Water conservation urged to keep Chicago River from overflowing

Water conservation urged to keep Chicago River from overflowing

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(Photo) View from the east tower of Marina City of a flooded Riverwalk west of State Street on June 15, 2015. Photo by Jeff Lewis.

1-Apr-17 - A shorter shower, wearing clothes two days in a row, and flushing less often are just three of 30 ways to help keep the Chicago River from overflowing on especially rainy days. The suggestions were offered on Friday by Friends of the Chicago River. A month-long campaign will encourage Chicagoans to conserve clean water and reduce pollution going into the river.

When it rains, water from storm drains combines with domestic, commercial, and industrial sewage and is piped to a pumping station where the water is treated and returned to the river. If there is too much water, most of it goes into a reservoir before going to the pumping station but some of it goes back into the river untreated. Just one-third of an inch of rain can cause sewer overflow into the river, according to Metropolitan Water Reclamation District of Greater Chicago.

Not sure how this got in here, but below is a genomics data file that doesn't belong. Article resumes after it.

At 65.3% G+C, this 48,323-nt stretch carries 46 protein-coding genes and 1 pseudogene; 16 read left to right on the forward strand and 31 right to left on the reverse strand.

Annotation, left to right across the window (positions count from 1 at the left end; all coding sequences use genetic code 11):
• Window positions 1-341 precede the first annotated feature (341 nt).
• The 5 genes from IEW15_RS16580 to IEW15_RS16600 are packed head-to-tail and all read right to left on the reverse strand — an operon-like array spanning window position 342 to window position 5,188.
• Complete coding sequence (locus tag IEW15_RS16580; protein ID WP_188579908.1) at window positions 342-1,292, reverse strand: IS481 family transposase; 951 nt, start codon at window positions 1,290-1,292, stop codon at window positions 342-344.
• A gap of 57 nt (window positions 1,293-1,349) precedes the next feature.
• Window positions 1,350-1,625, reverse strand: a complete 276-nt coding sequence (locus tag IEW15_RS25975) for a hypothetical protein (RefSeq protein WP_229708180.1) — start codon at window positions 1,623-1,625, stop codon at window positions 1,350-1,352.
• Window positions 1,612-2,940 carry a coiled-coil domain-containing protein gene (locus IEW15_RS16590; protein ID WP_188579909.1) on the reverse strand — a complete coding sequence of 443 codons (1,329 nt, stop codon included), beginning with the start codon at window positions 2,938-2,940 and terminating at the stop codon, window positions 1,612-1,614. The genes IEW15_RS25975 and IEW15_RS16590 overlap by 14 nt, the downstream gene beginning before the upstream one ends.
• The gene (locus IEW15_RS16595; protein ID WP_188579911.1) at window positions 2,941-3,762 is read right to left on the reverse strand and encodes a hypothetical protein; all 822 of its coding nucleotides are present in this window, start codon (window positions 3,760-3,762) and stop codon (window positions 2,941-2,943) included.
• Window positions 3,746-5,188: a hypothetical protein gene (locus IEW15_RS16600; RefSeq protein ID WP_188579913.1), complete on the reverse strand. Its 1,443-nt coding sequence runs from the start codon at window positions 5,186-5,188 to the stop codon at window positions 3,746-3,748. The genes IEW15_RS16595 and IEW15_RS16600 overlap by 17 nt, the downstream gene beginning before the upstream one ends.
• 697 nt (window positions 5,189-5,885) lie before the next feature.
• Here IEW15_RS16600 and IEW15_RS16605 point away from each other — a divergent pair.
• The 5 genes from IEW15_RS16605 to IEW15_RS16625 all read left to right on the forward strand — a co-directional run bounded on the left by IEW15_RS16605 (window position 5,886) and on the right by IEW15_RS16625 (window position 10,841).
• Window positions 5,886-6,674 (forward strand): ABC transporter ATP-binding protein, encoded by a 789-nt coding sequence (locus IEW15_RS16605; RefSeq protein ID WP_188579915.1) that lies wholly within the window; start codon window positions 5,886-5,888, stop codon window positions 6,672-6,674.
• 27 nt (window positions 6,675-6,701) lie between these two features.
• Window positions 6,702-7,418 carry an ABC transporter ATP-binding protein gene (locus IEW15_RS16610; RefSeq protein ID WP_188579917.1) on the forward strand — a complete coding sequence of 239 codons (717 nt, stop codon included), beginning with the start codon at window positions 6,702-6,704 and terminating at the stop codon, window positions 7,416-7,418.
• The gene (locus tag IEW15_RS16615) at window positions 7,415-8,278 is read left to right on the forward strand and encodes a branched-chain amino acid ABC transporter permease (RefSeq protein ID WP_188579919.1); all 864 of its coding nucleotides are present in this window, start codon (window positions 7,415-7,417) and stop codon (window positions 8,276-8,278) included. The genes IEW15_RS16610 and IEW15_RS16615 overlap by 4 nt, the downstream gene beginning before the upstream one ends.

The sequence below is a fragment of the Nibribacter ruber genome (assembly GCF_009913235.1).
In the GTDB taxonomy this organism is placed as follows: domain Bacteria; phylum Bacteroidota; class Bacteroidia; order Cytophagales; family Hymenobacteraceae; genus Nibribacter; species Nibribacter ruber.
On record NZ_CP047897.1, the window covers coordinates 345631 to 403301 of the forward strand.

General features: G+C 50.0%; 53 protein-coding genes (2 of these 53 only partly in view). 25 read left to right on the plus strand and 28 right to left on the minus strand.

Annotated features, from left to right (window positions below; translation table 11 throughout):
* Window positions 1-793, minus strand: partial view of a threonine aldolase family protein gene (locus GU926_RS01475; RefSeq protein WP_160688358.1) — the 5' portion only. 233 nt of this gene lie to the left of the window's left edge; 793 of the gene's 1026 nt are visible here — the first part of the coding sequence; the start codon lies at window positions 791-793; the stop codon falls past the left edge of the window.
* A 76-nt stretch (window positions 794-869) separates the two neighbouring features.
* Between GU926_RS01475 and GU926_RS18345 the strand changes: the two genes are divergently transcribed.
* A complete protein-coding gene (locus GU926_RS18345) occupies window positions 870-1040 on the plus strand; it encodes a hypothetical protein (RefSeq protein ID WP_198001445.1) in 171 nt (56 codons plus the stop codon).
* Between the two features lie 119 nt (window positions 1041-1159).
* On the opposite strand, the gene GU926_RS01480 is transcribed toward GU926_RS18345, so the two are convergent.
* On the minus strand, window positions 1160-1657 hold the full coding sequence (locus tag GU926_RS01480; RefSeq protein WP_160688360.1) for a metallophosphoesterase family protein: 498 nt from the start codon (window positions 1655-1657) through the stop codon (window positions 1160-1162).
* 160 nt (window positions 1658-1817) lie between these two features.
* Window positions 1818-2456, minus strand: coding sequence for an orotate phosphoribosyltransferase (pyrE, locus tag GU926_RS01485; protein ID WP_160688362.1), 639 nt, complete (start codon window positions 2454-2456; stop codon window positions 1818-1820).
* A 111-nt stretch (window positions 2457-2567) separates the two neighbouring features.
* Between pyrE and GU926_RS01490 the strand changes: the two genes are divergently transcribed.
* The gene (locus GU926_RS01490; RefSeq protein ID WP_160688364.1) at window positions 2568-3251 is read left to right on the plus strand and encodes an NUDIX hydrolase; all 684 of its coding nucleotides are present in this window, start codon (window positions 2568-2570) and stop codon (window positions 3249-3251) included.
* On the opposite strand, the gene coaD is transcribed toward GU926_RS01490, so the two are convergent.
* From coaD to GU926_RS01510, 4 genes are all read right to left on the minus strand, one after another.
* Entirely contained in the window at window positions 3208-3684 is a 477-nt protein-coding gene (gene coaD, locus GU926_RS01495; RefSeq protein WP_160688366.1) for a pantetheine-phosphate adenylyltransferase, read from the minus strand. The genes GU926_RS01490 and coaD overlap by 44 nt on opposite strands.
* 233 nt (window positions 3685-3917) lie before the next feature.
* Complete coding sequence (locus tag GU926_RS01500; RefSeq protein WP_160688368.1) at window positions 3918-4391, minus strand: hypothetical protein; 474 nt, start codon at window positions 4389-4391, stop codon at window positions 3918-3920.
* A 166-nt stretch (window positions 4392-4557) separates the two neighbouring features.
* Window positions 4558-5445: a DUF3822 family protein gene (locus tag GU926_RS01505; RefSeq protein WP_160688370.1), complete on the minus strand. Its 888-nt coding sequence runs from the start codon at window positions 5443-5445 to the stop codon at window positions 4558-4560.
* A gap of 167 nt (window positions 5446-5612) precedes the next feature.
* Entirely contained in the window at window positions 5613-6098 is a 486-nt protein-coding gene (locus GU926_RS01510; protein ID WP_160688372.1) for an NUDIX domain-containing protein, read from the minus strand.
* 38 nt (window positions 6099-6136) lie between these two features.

Photo by Steven Dahlman


"If you want to stop combined sewer overflows altogether, reducing inputs to the sewer system is crucial," said MWRD president Mariyana Spyropoulos (left).

She says the Tunnel and Reservoir Plan - 109 miles of tunnels and two reservoirs that can store 10.55 billion gallons of stormwater - can handle storm and wastewater most of the time but conserving water can still help.

"Thanks to environmental laws, restoration work, and changes to wastewater management, the Chicago River's water quality has improved dramatically in recent years," said United States Senator Dick Durbin, "but we can't take this progress for granted, especially in our current political climate."

On April 26, as part of Overflow Action Days, Friends of the Chicago River is hoping to get 500 people to the Chicago Riverwalk between Clark and LaSalle Streets for what could be the largest group photo taken on the Riverwalk. The 500, says the nonprofit organization, would "represent the thousands who care about the Chicago River."

Friends of the Chicago River

(Photo) Friends of the Chicago River got to Chicago and on board a water taxi two members of the Illinois congressional delegation to help publicize its month-long public awareness campaign. At front, left to right, are Michael Borgstrom, president of Wendella Sightseeing Company, United States Senator Dick Durbin, Margaret Frisbie, executive director of Friends of the Chicago River, Mariyana Spyropoulos, president of Metropolitan Water Reclamation District of Greater Chicago, and U.S. Representative Jan Schakowsky. Image obtained from Friends of the Chicago River.

 More info: Overflow Action Days

• Contact Steven Dahlman at sdahlman@loopnorth.com